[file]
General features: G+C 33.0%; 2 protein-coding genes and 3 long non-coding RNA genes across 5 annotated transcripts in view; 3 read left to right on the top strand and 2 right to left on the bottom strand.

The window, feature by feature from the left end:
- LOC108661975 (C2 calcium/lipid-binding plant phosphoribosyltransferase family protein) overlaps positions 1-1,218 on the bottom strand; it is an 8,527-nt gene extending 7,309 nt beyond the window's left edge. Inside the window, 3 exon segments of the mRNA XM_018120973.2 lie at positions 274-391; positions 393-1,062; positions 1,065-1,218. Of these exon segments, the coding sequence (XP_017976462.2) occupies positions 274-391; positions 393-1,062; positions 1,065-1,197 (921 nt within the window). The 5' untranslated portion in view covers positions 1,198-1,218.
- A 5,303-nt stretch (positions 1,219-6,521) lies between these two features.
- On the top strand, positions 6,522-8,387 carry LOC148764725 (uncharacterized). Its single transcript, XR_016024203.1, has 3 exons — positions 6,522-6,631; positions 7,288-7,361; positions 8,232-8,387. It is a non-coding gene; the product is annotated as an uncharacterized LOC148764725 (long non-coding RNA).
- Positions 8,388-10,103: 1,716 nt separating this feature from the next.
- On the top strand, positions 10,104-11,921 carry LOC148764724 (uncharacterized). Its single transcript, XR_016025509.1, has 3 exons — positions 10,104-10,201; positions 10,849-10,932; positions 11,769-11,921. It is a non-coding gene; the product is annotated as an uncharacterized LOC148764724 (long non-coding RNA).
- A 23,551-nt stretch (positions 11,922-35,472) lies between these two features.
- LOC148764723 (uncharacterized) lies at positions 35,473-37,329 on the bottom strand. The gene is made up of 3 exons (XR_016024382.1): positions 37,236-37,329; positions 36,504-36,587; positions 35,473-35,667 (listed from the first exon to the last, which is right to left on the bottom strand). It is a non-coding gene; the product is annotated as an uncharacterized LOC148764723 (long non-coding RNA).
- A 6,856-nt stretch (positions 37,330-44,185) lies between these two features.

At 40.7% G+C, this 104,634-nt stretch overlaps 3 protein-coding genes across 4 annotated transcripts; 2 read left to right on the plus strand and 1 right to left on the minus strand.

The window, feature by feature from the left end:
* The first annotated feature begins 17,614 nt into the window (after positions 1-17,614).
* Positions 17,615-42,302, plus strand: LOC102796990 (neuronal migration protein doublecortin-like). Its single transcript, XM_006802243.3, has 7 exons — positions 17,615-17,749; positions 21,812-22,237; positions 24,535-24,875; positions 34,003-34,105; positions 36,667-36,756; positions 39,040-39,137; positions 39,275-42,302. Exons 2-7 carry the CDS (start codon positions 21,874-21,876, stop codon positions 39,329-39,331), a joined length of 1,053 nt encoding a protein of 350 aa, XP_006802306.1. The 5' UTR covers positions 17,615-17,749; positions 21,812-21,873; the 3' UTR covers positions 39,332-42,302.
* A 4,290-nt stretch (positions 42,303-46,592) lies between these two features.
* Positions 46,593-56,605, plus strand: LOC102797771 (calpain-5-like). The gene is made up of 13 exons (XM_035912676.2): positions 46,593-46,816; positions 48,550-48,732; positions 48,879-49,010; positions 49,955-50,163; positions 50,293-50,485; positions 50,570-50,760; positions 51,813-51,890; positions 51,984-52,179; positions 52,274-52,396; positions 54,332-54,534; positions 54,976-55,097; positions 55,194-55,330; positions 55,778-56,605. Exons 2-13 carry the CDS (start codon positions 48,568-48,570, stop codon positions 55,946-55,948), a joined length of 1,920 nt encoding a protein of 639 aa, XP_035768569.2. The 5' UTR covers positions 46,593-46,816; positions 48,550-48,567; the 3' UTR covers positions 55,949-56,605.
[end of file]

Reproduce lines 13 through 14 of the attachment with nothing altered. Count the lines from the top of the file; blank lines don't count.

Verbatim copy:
* The first annotated feature begins 17,614 nt into the window (after positions 1-17,614).
* Positions 17,615-42,302, plus strand: LOC102796990 (neuronal migration protein doublecortin-like). Its single transcript, XM_006802243.3, has 7 exons — positions 17,615-17,749; positions 21,812-22,237; positions 24,535-24,875; positions 34,003-34,105; positions 36,667-36,756; positions 39,040-39,137; positions 39,275-42,302. Exons 2-7 carry the CDS (start codon positions 21,874-21,876, stop codon positions 39,329-39,331), a joined length of 1,053 nt encoding a protein of 350 aa, XP_006802306.1. The 5' UTR covers positions 17,615-17,749; positions 21,812-21,873; the 3' UTR covers positions 39,332-42,302.